(The following article first appeared in the 9/9/92 issue of the now-defunct Lower East Side alternative weekly newspaper, Downtown.)
On February 4, 1974 the daughter of then-Hearst Corporation Chairman of the Board Randolph Hearst—Patty Hearst—was “arrested” by a few members of the Symbionese Liberation Army [SLA] urban guerrilla group in Berkeley, California. The SLA was led by Donald “Cinque” DeFreeze, an African-American radical who had escaped from a California prison the previous year. “Cinque” DeFreeze had resided in places like Newark, Cleveland and Los Angeles in the 1960s, before eventually hiding out with some white radicals who were active in the Berkeley political scene, after his prison escape.
Influenced, apparently, by reading about the Tupamaros’ urban guerrilla activities in Uruguay and by watching Costa-Gavras’s State of Siege movie, the SLA decided to kidnap the Hearst heiress, who was then living with Steve Weed (who had previously roomed with a Princeton SDS radical activist during the 1960s) in Berkeley.
After placing Patty Hearst in a “People’s Prison”—which apparently was a large closet in a rented Bay Area house—the SLA issued a taped message on Feb. 12, 1974 to the local Pacifica radio station, KPFA, in which “Cinque” DeFreeze demanded that the Hearst Dynasty meet the following demand in exchange for Patty Hearst’s release:
“Each person with one of the following cards is to be given 70 dollars worth of meats, vegetables, and dairy products: all people with welfare cards, Social Security pension cards, food stamp cards, disabled veteran cards, medical cards, parole or probation papers, and jail-or-bail release slips.”
“Cinque” DeFreeze also repeated in his taped message a phrase that has become historically associated with the SLA in U.S. cultural underground circles: “Death to the fascist insect that preys upon the life of the people!”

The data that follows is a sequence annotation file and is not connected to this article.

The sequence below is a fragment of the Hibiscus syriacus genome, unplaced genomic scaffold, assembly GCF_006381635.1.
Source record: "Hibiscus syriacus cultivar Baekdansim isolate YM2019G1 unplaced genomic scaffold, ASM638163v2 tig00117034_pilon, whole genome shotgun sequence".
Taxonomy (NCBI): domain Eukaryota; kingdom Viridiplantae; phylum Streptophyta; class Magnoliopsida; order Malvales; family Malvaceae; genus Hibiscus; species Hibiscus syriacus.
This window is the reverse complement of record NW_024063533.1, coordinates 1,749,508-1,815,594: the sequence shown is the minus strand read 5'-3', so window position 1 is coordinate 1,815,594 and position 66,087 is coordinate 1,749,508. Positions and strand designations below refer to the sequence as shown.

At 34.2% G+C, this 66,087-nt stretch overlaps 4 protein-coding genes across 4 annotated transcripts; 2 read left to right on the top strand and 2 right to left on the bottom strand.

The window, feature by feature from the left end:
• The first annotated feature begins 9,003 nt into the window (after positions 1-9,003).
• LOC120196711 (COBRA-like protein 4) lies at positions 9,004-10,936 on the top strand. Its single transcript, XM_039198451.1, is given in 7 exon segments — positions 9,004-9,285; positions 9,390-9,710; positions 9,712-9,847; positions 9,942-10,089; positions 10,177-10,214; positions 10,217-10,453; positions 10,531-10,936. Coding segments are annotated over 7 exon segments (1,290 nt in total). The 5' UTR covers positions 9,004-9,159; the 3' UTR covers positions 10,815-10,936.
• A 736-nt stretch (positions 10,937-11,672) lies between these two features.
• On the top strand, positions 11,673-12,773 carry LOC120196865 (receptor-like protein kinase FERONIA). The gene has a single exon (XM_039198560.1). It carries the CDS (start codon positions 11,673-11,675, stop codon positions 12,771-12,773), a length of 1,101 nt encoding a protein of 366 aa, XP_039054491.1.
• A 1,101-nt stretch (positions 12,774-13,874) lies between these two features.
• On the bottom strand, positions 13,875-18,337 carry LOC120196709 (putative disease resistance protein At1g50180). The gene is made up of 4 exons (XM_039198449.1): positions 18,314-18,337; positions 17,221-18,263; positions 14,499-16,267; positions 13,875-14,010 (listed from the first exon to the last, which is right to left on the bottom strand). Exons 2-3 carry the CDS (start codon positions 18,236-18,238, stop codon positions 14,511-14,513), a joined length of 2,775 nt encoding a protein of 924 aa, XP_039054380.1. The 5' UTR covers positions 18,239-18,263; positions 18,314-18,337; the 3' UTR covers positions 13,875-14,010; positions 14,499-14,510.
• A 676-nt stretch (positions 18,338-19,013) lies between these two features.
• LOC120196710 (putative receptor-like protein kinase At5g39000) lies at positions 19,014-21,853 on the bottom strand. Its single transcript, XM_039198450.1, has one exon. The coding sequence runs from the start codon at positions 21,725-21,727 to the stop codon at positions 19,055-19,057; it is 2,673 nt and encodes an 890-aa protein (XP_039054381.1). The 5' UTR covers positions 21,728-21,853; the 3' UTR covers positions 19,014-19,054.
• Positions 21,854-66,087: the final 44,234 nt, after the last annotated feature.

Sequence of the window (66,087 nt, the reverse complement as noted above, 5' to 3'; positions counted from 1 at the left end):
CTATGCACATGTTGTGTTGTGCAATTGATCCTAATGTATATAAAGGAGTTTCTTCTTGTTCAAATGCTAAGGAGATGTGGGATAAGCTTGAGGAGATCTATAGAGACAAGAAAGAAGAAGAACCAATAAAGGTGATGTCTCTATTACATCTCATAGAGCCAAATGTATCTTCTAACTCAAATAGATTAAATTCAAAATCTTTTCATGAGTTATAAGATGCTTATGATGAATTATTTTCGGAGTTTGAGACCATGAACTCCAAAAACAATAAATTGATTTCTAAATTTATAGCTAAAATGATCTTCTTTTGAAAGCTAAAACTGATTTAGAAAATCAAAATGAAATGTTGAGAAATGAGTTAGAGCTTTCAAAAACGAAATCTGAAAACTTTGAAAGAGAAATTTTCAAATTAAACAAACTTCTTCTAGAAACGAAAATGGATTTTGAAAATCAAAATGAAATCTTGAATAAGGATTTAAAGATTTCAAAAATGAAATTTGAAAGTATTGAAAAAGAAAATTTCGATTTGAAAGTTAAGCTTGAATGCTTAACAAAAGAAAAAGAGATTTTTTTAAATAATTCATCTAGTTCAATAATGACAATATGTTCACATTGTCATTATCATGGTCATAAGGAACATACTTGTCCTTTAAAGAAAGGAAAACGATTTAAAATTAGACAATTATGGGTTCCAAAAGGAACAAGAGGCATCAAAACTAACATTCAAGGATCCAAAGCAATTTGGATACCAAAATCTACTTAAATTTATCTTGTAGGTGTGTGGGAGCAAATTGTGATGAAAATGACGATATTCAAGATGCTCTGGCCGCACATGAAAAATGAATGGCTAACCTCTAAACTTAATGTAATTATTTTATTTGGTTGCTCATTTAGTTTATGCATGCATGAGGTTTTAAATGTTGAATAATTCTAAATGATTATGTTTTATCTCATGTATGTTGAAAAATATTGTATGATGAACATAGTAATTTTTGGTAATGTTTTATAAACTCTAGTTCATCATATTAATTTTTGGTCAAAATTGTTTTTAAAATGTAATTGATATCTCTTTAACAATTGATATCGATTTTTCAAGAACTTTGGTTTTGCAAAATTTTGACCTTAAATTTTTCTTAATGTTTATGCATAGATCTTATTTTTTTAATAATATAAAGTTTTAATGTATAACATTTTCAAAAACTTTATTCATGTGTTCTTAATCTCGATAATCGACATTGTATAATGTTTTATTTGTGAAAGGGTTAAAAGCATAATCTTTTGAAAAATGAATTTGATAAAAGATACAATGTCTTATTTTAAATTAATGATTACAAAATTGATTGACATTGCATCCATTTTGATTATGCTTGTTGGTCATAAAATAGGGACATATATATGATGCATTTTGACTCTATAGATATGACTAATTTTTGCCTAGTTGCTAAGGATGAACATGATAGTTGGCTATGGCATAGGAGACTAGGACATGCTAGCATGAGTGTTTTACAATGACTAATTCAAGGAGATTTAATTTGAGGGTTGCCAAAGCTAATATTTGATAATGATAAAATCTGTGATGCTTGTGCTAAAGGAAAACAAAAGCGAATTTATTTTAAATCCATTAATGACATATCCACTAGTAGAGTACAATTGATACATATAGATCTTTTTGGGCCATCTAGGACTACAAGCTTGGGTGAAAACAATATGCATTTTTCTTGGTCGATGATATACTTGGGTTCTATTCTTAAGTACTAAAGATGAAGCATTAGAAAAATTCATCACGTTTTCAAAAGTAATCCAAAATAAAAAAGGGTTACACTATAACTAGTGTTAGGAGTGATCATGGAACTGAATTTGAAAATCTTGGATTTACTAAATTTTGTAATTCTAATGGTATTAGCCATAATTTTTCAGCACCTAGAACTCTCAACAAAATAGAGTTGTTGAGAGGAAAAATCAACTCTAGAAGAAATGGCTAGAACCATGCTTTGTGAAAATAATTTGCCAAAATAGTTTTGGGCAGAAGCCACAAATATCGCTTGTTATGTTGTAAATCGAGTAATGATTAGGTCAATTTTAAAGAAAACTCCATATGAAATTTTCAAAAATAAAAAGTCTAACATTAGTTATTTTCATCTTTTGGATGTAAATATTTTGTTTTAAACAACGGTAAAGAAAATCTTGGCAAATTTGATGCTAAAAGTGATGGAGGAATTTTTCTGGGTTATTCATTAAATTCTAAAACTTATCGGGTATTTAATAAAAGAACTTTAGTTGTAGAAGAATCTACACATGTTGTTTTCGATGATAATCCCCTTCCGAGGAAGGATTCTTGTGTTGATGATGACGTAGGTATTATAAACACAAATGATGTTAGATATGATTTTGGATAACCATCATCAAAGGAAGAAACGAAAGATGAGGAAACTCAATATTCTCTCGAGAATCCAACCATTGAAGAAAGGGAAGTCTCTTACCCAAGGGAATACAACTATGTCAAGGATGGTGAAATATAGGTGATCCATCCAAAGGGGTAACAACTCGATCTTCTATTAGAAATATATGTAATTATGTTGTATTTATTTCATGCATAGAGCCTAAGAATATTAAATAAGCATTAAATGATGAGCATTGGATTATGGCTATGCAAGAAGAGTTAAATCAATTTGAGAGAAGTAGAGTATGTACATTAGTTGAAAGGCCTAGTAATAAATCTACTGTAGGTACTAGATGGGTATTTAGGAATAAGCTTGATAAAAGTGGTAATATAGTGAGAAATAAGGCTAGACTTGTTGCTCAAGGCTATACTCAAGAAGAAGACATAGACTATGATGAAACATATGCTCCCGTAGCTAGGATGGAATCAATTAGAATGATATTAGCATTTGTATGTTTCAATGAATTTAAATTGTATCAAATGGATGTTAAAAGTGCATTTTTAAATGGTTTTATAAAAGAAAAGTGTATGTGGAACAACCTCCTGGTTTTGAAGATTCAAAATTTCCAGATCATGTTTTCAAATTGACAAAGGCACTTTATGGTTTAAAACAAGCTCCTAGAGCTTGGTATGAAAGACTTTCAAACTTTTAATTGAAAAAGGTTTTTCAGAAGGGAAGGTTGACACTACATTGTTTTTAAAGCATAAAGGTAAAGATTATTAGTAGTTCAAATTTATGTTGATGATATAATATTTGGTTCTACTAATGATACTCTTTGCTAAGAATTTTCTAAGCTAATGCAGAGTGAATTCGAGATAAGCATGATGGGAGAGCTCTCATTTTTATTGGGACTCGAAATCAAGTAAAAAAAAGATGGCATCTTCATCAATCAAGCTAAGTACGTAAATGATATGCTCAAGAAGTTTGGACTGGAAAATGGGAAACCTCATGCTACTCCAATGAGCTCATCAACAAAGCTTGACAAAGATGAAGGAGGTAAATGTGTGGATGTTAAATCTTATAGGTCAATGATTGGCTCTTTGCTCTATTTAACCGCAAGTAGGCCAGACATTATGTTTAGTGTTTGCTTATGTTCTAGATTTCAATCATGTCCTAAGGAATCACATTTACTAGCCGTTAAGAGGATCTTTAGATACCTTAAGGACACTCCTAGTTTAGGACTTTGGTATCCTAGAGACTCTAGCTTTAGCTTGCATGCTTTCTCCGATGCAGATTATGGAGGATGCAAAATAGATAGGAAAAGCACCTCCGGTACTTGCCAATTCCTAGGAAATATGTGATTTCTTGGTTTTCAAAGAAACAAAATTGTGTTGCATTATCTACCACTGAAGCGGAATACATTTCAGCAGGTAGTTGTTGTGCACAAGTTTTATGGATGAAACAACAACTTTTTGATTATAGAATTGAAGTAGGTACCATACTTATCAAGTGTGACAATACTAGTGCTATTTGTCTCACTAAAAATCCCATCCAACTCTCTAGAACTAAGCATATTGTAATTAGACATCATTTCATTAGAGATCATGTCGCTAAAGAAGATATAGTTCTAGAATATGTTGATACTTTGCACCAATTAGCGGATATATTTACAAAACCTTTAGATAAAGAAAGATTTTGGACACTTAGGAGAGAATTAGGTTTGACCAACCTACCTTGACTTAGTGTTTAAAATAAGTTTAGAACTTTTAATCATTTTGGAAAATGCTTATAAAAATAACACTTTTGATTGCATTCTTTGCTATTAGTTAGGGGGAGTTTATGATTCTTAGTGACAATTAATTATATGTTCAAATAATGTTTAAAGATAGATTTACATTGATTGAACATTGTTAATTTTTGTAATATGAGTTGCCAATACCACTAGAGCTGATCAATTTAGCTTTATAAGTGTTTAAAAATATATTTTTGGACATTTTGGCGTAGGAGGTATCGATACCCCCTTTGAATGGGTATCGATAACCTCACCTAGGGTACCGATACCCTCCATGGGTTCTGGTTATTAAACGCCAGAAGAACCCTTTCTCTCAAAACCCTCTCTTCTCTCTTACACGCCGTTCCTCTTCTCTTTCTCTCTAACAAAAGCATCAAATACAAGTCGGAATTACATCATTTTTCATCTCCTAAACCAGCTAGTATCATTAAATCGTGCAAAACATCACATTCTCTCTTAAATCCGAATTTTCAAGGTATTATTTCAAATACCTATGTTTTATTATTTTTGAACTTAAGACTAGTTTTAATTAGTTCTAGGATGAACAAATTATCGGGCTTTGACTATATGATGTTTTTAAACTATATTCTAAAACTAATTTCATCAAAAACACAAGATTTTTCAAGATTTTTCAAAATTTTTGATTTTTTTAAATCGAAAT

In response to this demand, then-Hearst Chairman of the Board Randolph Hearst agreed to donate $2 million to set up a “People In Need” free-food distribution program for the poor in the Bay Area. But on Feb. 21, 1974 another taped message was received from the SLA in which “Cinque” called Hearst’s $2 million People-In-Need program a “Crumbs To The People” program, read off a list of the magazine, broadcasting, newspaper and real estate holdings of the Hearst Foundation, and asked that $4 million more in free-food-for-the-poor be donated by Hearst in exchange for his daughter’s release.
According to An American Journey: The Short Life of Willy Wolfe by Jean Kinney, however, the following then happened on Feb. 23, 1974:
“Randolph Hearst appeared before the television news cameras to answer Cinque’s latest demand. `The size of this latest demand is far beyond my financial capabilities,’ said the distraught father, his voice hoarse and his face haggard. `The matter is out of my hands.’ Thereupon Mr. Hearst made way for a representative of the corporation, who said into the microphone, `The Hearst Corporation is prepared to contribute to People In Need a total of 4 million dollars to the poor and needy provided Patricia is released unharmed.’ He said that the corporation `…is not controlled by members of the Hearst family.’
But on March 9, 1974, the SLA sent another taped message in which it accused Randolph Hearst of deceit and dishonesty in negotiating for his daughter’s release, and in which Patty Hearst, herself, accused her parents of not doing enough to bring about her release.
Next: Confronting The Hearst/Cosmopolitan Media Monopoly: The SLA’s 1974 Kidnapping of Patty Hearst—Part 2
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